Figure of Teacher Education Advises Council
"Focus on the Licence to Teach"
Clifford came out of retirement to chair the
committee that developed the blueprint for the
Ontario College of Teachers. He had valuable advice
for Governing Council members at their orientation
What other professions
Ontarios most respected educators told the
Governing Council theyll get the Ontario
College of Teachers launched on the right track if
they focus on the licence to teach.
is described by College Registrar Margaret Wilson as
"the father figure of teacher education in
Ontario." He has taught in both the public and
separate systems, and was principal of the
Peterborough Teachers College, director of education
for the Waterloo separate board and an Assistant
Deputy Minister of Education, as well as executive
director of the Teacher Education Council of Ontario.
||He came out of retirement
to chair the College of Teachers
Implementation Committee, which produced the
report - The Privilege of Professionalism -
that the legislation and regulations
establishing the College were based on.
spoke to the members of the Governing Council about
their mandate as the leaders of the new College when
they met in mid-March for an orientation session.
report and your legislative mandate focuses on four
aspects of the licence: one, how do you acquire the
licence; two, how do you maintain the licence; three,
how can you lose the licence, and four, keeping
up-to-date statistical records regarding those who do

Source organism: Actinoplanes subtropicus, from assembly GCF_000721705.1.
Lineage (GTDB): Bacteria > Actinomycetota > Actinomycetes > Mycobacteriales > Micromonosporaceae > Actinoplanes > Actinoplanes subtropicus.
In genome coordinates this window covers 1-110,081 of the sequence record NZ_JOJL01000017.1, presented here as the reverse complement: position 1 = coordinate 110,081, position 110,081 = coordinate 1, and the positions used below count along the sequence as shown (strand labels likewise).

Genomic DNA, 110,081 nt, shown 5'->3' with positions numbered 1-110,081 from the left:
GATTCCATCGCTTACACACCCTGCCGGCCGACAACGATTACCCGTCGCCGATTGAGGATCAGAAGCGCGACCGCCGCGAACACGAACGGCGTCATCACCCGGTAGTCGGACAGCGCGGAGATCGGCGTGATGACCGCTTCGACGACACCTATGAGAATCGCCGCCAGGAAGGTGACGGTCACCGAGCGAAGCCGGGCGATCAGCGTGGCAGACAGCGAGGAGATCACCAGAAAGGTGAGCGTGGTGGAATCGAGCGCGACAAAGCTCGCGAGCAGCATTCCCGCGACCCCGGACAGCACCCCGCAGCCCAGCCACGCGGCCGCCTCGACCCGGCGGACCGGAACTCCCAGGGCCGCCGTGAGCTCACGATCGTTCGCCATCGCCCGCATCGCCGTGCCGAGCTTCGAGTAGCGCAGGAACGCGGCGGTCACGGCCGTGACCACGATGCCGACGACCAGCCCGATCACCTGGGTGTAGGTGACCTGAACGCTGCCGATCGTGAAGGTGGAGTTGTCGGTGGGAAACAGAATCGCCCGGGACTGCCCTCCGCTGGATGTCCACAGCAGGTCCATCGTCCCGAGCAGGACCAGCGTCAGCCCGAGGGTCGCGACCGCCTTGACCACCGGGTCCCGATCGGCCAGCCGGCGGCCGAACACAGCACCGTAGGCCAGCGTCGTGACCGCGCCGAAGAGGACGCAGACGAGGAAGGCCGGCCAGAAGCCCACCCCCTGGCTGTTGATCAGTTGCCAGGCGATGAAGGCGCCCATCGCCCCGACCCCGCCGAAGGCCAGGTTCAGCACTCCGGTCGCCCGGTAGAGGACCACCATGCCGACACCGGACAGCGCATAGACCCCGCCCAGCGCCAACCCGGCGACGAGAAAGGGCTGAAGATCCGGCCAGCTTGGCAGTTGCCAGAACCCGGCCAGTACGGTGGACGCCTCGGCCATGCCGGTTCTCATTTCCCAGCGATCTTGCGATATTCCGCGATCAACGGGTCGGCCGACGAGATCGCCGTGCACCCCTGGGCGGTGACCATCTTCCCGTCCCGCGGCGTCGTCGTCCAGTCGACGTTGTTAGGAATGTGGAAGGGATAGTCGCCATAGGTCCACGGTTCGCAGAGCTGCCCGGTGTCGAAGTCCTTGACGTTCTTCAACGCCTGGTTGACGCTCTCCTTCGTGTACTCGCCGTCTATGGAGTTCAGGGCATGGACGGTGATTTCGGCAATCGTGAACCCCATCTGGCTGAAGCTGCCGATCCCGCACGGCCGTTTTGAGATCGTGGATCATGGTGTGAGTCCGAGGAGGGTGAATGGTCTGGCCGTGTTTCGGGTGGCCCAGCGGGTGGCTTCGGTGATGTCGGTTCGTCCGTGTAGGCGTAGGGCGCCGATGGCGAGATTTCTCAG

hold the licence."
provides the College with the authority to determine
the qualifications required for entry into the
teaching profession in Ontario.
Justice McRuer, who was chair of the Ontario Royal
Commission on Civil Rights in 1968, stated in his
report, 'Responsible and experienced members of a
profession or occupation on whom the power of
self-government is conferred are in the best position
to set standards and to meet the qualifications
required to enter the profession or
educator told the Council "you would almost have
to be my age" to remember how teachers used to
go "hat in hand" to ask government for the
right to set standards of entry into the profession.
He reminded the
members that "one of the powers of you people
sitting around this horseshoe will be to accredit
ongoing education programs for teachers offered by
post-secondary institutions and other bodies.
personally believe that much of the current
professional development that is done by teachers in
this province goes unrecognized and unreported, and I
think its time for that to change. And I think
you have - in the mandate that I have just spoken to
you about - the opportunity to do that."
the silent majority
that tracking life-long learning, career-long
learning, will expose the silent majority that is out
there now and show how many professionals are already
engaged in regular in-service training. And with the
substantial public representation on a body like
this, I think you are mandated to go one step further
and - having found that out - to let the world know
mandatory career-long learning will also force some
professionals to stay up-to-date. It also will let
the profession ensure - and it will be your job to do
it - that the profession has time to prepare the
professional requirements before some other
government comes down with another layer of mandates
that are to be done next week."
He asked the
Governing Council to make sure that the College takes
a fresh look at additional qualifications (AQ)
courses. "Ive never understood why there
had to be a broker in the middle between the teacher
who comes for improvement in qualifications and the
teacher colleague who stands up and gives the course.
we have to go through a post-secondary institution?
Why did we need middle people? And I think Im
right that the majority of - or many of the AQ